He also performs for various theatre groups in Norwich, and has acted at the Maddermarket Theatre and the Sewell Barn Theatre for more than 30 years. Before moving to Norwich, Neville was a theatre reviewer for other papers, writing reports of opening nights at the Royal Shakespeare Theatre in Stratford-Upon-Avon and at major London theatres.

Hostry Festival artistic director Stash Kirkbride said: “We could not think of a more respected and much-loved individual to receive the award this year.”

Neville said: “I am absolutely delighted to receive this award, To have won is quite tremendous. Thank you very much indeed.”

The Theatre Award

Sheringham Little Theatre won the Theatre Award for its professional summer repertory programme which is one of the last surviving summer repertory seasons in the country. Now in its 52nd year, it continues to attract packed houses and nearly 30,000 people attended events last year.

Debbie Thompson, from the theatre, said: “Wow! I am really, really excited and amazed. Thank you very much. I love this little theatre. It is a very special place.”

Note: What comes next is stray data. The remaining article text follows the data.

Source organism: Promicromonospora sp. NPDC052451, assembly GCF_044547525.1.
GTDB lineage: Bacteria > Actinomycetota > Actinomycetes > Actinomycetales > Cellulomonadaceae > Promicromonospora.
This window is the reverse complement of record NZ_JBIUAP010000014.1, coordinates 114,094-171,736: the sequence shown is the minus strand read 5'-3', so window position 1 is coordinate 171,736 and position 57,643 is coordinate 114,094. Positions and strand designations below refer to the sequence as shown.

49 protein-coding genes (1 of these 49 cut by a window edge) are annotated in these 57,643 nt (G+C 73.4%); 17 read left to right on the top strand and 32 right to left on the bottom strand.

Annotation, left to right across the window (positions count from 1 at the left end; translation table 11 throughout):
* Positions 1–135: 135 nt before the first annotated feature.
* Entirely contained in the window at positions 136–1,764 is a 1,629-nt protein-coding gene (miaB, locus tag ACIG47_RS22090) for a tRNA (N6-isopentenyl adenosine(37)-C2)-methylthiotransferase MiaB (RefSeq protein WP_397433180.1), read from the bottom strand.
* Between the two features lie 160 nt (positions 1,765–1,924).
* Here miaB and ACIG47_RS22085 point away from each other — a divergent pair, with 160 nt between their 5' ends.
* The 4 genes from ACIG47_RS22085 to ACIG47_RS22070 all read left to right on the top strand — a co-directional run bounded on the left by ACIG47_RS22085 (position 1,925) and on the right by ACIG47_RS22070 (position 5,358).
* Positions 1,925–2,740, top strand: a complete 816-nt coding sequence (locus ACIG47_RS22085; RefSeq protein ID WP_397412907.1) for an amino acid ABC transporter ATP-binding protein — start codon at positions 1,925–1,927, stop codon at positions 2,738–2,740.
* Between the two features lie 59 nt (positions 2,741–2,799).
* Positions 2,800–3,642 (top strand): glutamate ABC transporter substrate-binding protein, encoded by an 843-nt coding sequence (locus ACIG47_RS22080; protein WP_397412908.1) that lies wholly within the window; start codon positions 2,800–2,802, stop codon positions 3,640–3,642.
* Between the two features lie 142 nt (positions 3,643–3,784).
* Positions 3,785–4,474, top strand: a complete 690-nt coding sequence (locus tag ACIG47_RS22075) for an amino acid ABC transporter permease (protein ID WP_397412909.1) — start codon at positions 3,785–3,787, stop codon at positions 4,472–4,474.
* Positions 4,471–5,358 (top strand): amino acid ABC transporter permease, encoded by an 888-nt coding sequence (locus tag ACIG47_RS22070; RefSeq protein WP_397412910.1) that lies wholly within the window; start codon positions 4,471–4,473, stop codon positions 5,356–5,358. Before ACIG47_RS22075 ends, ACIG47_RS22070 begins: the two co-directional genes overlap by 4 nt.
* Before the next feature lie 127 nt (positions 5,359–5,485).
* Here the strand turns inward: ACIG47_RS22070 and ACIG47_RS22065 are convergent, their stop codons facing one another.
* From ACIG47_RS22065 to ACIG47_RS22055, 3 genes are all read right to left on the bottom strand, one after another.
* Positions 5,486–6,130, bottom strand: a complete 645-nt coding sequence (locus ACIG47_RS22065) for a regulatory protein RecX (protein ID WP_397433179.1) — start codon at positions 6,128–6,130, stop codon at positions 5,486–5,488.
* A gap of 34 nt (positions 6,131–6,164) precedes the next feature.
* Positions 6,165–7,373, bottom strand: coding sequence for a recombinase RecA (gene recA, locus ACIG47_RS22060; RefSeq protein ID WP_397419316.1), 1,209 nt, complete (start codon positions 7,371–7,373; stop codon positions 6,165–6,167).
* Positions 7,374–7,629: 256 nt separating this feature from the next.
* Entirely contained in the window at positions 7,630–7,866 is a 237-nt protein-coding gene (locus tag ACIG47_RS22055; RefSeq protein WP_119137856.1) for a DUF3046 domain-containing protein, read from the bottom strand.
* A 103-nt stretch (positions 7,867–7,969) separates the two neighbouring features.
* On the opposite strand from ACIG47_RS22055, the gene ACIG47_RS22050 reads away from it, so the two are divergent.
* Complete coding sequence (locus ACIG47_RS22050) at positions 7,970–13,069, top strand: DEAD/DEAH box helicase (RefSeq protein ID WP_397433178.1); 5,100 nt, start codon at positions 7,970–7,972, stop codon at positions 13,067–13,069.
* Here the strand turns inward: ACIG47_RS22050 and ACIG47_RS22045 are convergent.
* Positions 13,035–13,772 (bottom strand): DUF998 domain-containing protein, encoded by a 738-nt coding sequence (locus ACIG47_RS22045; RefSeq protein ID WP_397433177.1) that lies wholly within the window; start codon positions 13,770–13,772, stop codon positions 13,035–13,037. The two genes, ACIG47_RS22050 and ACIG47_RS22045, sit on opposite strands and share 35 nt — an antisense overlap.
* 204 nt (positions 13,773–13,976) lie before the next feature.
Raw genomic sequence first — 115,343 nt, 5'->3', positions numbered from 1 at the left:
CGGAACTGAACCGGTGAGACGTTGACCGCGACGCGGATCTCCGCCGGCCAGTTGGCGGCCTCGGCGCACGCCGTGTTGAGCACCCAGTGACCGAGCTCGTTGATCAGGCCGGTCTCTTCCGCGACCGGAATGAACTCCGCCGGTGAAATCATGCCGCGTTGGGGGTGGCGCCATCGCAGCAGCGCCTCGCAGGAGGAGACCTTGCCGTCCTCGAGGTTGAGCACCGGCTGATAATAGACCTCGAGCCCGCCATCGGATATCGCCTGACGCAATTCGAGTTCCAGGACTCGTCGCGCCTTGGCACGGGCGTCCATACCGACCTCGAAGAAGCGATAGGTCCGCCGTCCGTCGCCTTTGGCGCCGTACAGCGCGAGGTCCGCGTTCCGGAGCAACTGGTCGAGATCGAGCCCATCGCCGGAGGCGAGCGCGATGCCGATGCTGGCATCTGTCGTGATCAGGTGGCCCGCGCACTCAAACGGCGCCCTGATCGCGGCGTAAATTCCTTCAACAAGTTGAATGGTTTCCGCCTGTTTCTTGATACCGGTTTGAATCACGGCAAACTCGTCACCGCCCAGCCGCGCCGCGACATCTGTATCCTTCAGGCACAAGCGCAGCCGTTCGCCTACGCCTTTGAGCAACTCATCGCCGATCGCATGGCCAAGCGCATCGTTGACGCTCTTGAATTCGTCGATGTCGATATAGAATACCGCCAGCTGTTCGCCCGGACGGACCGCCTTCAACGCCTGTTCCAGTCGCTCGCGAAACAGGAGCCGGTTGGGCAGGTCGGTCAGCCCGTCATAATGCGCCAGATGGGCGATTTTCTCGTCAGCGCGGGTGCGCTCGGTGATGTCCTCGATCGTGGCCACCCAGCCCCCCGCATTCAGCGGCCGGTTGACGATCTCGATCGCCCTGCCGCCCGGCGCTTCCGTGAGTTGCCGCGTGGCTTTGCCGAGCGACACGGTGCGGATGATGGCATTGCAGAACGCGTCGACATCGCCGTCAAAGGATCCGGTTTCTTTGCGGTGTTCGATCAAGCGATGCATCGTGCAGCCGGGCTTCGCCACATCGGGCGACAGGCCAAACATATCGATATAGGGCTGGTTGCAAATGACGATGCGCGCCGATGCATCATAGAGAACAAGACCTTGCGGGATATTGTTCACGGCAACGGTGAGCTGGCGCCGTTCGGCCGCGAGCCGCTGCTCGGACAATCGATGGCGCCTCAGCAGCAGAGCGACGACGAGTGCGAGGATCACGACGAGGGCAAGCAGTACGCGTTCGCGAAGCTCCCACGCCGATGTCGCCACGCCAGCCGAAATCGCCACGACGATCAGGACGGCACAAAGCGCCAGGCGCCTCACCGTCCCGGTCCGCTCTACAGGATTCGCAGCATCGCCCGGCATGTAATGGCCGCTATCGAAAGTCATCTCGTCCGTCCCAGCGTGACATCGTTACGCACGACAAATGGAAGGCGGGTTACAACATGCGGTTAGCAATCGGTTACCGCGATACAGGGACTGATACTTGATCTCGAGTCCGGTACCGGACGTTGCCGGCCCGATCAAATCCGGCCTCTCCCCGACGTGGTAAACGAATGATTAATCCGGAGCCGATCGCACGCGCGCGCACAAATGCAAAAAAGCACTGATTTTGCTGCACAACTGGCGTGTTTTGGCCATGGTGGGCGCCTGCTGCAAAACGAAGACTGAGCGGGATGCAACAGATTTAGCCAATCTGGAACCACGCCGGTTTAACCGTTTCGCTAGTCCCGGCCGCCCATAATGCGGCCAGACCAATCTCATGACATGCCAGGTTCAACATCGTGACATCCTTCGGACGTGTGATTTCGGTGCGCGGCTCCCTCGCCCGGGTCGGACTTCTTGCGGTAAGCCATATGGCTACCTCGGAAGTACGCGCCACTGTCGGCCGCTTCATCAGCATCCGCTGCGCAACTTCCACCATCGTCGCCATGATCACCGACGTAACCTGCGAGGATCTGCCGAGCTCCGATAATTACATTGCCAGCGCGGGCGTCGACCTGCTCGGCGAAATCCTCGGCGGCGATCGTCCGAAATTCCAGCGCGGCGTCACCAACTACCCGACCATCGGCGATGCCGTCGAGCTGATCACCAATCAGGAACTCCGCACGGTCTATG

Also shortlisted:

• Norwich Theatre Royal – for its high quality, diverse programme of shows.

• Norwich-based Thalia Theatre Company – for its inclusive theatre programmes and productions.

The Fosters Solicitors Business and the Arts Award

The John Jarrold Trust was awarded the accolade for supporting arts organisations and groups across the county including Norwich Puppet Theatre, the Maddermarket Theatre, Broadland Youth Choir, The Garage, Norwich Philharmonic Orchestra, Britten Sinfonia, The Cawston Band, Livewire, Shakespeare Schools Festival, Community Music East, and Broadland Music Festival.

Caroline Jarrold said: “I am absolutely delighted. It is very special to us because we do love the arts in Norfolk.” Also shortlisted:

• May Gurney – for its sponsorship of the Norfolk and Norwich Festival’s MG Free outdoor programme of entertainment.

• Norwich-based East Publishing – for its imaginative and effective re-brand of Norwich Puppet Theatre

The Broadcast and Press Award

Norwich community station Future Radio scooped the award for its support of local music and DJs. Based in West Norwich, Future Radio is part of Future Projects and uses the tag line ‘The Community Alternative.’ It champions emerging music acts by running The Next Big Thing competition which in 2009 was won by Ed Sheeran.

Kate Roma, from Future Radio, said: “We are so much more than a radio station and it would not be possible without all the volunteers and all the radio guests and partners across Norwich. Thank you - we are delighted.”